Inspῑr’s Dining Experience Focuses on Conversation, Belonging, and Comfort while Embracing Wellness
When I first spotted renderings of the dining rooms presently taking shape at Inspīr Carnegie Hill, a modern senior living residence that will soon debut on Manhattan’s Upper East Side, I assumed that they were publicizing yet another highly anticipated celebrity-chef restaurant. From the stunning design to the tasteful décor, the dramatic spaces had all the features of a hip Tribeca hot spot.
As a longtime dining editor and cookbook author, I keep a close watch on the frothy New York City dining scene. I was ready to add this latest destination to my list of places to check out during my next visit until I dug a little deeper. This wasn’t a public restaurant at all, I soon discovered, but rather the private dining venues at Inspīr Carnegie Hill, a breathtaking 23-story architectural gem rising near the East River.
1802, the fine-dining eatery that first grabbed my attention, is just one of the tasteful amenities within the comprehensive dining experience. The upscale residences also boast a more casual bistro environment, an elegant cocktail lounge, and a soaring indoor-outdoor “SkyPark” with dazzling river and skyline views that is sure to be a hit for al fresco dining and sunset happy hours.
I’ll admit that my familiarity with the luxury senior living market is extremely limited (I only recently received my AARP card!), but as a food writer, I am deeply interested in the intersection of diet and wellness. My latest work, a cookbook co-authored with celebrity chef Michael Symon entitled Fix It with Food, explores how certain foods can cause inflammation and the adverse side effects that come with it. In the book, due out in December of 2019, the James Beard Award-winning chef offers recipes that avoid common triggers like high-fructose corn syrup, artificial trans fats, refined carbohydrates, and processed meats. In place of those off-limits items, the chef champions wholesome ingredients such as berries, broccoli, flaxseed, walnuts, extra-virgin olive oil, and fish high in omega-3 fatty acids, all of which are shown to combat inflammation.
The culinary team at Inspīr, as I understand it, will take a similar approach but direct its attention to the specific needs of seniors. Taking cues from evidence-based diets such as MIND and the eating habits of people living in “Blue Zones,” areas in the world where people are living the longest, happiest, and healthiest lives, staff nutritionists aim to maintain and improve memory and cognitive function while lowering the risk of dementia and Alzheimer's. A diet flush with fresh fruit, leafy green vegetables, legumes, whole grains, healthy fats, and certain fish is proven to do just that.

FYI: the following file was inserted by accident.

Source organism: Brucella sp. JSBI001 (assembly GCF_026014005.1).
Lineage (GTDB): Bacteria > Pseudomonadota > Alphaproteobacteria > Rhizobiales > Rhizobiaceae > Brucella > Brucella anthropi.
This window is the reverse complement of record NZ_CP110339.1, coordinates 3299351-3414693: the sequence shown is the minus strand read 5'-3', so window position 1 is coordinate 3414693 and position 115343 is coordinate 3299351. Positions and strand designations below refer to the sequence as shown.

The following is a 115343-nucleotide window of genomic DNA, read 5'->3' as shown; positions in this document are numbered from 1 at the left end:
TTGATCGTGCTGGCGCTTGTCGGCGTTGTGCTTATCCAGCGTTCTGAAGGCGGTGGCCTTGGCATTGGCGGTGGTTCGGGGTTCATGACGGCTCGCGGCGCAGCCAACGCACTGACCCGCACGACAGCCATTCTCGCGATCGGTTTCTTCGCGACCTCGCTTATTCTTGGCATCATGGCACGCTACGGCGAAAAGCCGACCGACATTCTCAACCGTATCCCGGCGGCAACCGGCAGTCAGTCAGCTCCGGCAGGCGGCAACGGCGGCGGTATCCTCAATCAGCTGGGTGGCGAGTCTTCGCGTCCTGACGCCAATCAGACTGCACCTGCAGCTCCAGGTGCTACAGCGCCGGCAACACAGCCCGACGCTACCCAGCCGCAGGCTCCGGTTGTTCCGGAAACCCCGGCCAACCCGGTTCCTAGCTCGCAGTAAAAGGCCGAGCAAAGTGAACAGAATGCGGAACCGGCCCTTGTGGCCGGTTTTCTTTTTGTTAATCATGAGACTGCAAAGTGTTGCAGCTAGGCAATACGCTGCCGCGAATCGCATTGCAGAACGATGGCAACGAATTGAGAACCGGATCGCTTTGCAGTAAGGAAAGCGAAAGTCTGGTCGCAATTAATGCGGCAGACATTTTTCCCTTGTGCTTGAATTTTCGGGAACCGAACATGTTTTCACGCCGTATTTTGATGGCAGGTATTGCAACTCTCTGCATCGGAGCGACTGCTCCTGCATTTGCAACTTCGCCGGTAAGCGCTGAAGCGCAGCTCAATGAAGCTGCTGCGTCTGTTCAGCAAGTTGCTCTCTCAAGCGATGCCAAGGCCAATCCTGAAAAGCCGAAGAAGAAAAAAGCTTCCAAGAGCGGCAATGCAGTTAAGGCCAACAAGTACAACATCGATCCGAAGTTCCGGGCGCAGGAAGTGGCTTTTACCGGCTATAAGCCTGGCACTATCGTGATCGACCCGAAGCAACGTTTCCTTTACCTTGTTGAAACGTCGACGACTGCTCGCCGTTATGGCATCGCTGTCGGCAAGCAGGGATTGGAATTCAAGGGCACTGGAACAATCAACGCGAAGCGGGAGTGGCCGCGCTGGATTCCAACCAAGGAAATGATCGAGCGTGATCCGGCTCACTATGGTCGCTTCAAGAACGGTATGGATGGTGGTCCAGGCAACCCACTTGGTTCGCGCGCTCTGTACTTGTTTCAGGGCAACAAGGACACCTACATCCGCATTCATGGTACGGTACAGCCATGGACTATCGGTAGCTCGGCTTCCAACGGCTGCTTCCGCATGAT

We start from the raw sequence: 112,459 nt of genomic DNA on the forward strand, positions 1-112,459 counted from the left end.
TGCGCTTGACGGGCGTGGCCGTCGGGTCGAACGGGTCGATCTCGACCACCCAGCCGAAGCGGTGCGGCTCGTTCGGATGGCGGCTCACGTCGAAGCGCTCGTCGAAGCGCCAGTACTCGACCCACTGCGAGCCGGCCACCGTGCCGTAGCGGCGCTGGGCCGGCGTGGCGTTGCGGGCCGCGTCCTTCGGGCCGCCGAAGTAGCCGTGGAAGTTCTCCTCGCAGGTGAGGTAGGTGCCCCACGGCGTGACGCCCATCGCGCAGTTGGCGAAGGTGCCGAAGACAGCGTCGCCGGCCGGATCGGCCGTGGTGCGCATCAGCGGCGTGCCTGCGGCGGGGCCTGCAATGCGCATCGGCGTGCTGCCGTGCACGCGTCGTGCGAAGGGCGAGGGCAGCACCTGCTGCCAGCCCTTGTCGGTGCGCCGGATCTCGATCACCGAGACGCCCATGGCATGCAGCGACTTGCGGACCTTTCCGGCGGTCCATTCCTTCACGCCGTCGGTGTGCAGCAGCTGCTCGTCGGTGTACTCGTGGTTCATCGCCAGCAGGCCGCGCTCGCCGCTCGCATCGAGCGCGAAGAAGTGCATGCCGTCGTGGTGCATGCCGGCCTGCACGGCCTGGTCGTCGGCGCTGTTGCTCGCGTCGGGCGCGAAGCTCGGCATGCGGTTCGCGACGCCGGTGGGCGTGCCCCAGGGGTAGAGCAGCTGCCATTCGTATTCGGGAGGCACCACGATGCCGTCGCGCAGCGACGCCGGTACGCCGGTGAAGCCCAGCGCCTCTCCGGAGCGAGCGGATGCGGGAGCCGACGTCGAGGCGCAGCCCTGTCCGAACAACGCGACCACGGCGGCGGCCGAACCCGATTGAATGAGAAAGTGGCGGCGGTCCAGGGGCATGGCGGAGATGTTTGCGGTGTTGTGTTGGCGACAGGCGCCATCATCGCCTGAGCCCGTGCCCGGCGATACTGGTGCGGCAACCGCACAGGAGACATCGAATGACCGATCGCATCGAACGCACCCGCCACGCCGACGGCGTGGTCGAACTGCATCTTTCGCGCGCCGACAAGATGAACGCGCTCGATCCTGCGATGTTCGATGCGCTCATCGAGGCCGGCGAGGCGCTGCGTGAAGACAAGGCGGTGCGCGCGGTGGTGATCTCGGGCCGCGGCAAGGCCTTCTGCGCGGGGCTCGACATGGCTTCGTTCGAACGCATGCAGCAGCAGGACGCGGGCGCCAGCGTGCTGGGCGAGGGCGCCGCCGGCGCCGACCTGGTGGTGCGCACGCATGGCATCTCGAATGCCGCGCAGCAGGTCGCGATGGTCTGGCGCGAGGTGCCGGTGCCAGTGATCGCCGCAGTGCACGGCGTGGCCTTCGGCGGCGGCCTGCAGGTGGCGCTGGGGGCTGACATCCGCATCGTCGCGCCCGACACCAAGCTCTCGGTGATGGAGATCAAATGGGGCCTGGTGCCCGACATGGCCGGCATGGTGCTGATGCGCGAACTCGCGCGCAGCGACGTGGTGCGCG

It’s not just what residents eat that plays a significant role in one’s overall well-being but also where. The physical dining experience is an integral part of the equation at Inspīr, with special attention placed on facilitating conversation, fostering a sense of belonging, and making non-resident family and friends feel comfortable. To stimulate appetites, all dining rooms throughout the building feature open kitchens, which allow diners to see, hear, and smell the food as it is being prepared.
Wellness, we know, involves much more than physical health; there are also mental, emotional, and social aspects to living well at every age. Fit “mind, body, and spirit” means having access to stimulating cultural experiences, engaging social happenings, and meaningful spiritual connections, all of which are cultivated at Inspīr Carnegie Hill thanks to top-notch amenities and programming that bring the outside world in. But for those who can and care to take advantage of the dining, music, theater, art, and cinema just outside the front door, there are concierges who help facilitate it. All of the above, of course, comes with world-class care designed for residents of all ages, stages, and situations.
As this project nears the finish line, with an expected unveiling in early 2020, I’ll be following along with curious anticipation. I know that soon an executive chef will be named, who will oversee the fine dining restaurants along with the other dining options in the building. Next will be the first round of menus, which undoubtedly will capture in delicious detail the multicultural diversity of the city all around it. And then there will be those first meals, enjoyed in style by the lucky residents who now call Inspīr Carnegie Hill home.
Douglas Trattner is a full-time freelance writer, editor and author. His work, which includes food, beverage, travel and culture, has been published locally, nationally and internationally, and has appeared in Food Network magazine, Cleveland Plain Dealer, Eater, Miami Herald, Globe and Mail, Tasting Table and Wine & Spirits.
Photo curtosy of BurkleHagen Studio.